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When Alabama Gov. Bob Riley (R) gave Capitol tours during his days as a Congressman, constituents were often puzzled when they arrived at the statue of former Rep. Jabez Lamar Monroe Curry (D-Ala.). Most had never heard of him.

Each state is allowed to put two statues in the Capitol, and Alabama officials chose Curry more than a century ago. Since then, Curry’s fame has faded — along with many of the 100 statues that adorn the Capitol’s halls.

Today, at an 11 a.m. ceremony in the Rotunda, Congressional officials will unveil Curry’s long-awaited replacement: a 600-pound bronze likeness of Helen Keller at age 7, when the deaf and blind Tuscumbia native made one of her first breakthroughs in learning language.

Keller is the third replacement since Congress passed a resolution in 2000 that allowed states to switch out their statues, and she’s unlikely to be the last. At least four states are working with House officials to replace one of their statues, and a few others are actively considering the switch.

Their eagerness doesn’t come as much of a surprise. Congress first began allowing states to put statues in the Capitol in 1864; they were only allowed to reconsider their choices nine years ago.

“A lot has changed, and we’ve had a lot of history since then,— said Eva Malecki, spokeswoman for the Architect of the Capitol. “It makes sense for states to want to move statues out for people who are more contemporary.—

But replacing the statues is a cumbersome and complex process. A state’s Legislature must first pass a resolution, which must then be signed by the governor and sent to the AOC, who then sends it to the Joint Committee on the Library for approval. Once approved, the actual work begins: finding funding, hiring a sculptor and getting approval from the JCL along the way. The sculptor also has to follow a long list of guidelines; the sculpture has to be marble or bronze, for example, and it should represent the “full length of the individual.—

Getting Helen Keller to the Capitol has taken about eight years. Much of that time was tied up in the approval process, said Joe Busta, former president of the Alabama Institute for Deaf and Blind and co-chairman of the Helen Keller Sculpture Committee.

Artist Edward Hlavka completed the statue one year ago. Alabama officials have since been waiting for Congress to pass a resolution for the unveiling ceremony, which it finally did last week.

“It’s been a long process — longer than I anticipated it would be when I first took on the job,— Busta said, later adding: “We were at the mercy of the legislative calendar.—

Sometimes, state officials simply forget a step. Seven years ago, the governor of Missouri signed a bill to replace a statue of former Sen. Francis Preston Blair Jr. (D) with one of former President Harry Truman. Officials only realized this year the state never sent an official request to the AOC; in July, Gov. Jay Nixon (D) sent the paperwork, and officials are still awaiting approval to begin the process of finding an artist and funding for the Truman statue.

Cost can also be a stumbling block. Not only does a state have to pay for the sculpture itself — Keller’s likeness cost about $270,000 — it also has to pay for the transportation of the new statue to Washington, D.C. (and the old statue’s removal). Altogether, the Helen Keller Sculpture Committee raised about $325,000.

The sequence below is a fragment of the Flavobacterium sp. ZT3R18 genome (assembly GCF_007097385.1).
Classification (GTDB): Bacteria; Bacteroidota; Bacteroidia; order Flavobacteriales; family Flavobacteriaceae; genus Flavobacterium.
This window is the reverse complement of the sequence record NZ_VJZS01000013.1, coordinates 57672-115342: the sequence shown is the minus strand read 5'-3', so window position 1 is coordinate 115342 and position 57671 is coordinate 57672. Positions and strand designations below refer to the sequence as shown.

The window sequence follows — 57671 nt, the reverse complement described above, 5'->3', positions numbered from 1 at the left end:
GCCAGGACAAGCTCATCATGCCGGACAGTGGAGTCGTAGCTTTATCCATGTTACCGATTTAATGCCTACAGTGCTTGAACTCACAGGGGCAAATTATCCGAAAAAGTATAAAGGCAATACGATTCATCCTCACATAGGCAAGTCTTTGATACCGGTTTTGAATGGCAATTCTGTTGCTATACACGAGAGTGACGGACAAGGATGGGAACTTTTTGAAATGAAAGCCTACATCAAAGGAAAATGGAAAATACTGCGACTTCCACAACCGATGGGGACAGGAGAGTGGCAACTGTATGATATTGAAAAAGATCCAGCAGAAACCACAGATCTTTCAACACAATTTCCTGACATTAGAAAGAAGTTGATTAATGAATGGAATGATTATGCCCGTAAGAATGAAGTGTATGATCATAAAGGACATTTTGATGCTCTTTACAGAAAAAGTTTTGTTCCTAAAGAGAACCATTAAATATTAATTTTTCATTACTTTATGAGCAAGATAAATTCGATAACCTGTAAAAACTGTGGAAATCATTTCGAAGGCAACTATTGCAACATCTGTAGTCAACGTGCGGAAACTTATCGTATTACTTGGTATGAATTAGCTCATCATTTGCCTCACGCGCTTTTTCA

The finished product depicts Keller at a water pump, where she first associated the running water with the word her teacher, Anne Sullivan, traced onto her hands. The moment is one of the most famous of Keller’s life and was depicted in the movie “The Miracle Worker.—

It will be the first state statue of a child and someone with a disability, and Alabama officials hope that it becomes a destination for children at the Capitol. Curry will be moved to Samford University, which was once known as Howard College, where he served as president.

“You want someone that your state can be proud of but also that the nation can learn from,— said Todd Stacy, a spokesman for Riley, who led the effort to change the statue. “The governor and I think a lot of others could think of no one who is more fitting to Alabama.—

Keller will be placed at the entrance of the Capitol Visitor Center, where many statues were relocated because of crowding in the Capitol. Others are in the original Statuary Hall, the Hall of Columns and other random nooks and crannies throughout the Capitol.

The Rotunda is home to just five statues: former Presidents Dwight Eisenhower, James Garfield, Andrew Jackson, Ronald Reagan and George Washington. Tradition gives precedence to former presidents, Malecki said, though there’s no hard-and-fast rule. Still, several states want to switch out one of their statues for a president, perhaps with the hope of garnering a coveted Rotunda spot.

Kansas and California succeeded, becoming the first two states to replace their statues. Kansas installed a statue of Eisenhower in 2003, replacing one of former Gov. George Washington Glick. And in June, California replaced Thomas Starr King, a minister and orator, with Reagan.

At least two more statues of presidents are in the pipeline: Missouri’s Truman and Michigan’s Gerald Ford.

Ford, who also served as vice president and House Minority Leader, would replace former Sen. Zachariah Chandler. Rep. Vernon Ehlers (R-Mich.) jump-started the process soon after Ford’s death in 2006. The Gerald R. Ford Presidential Foundation is now waiting for the Joint Committee on the Library to approve a clay model.

The foundation has been working “hand in hand— with the committee, Executive Director Joseph Calvaruso said.

“It’s a process you could probably do more quickly,— he said. “But in most cases, you just want to make sure it’s done absolutely correctly.—

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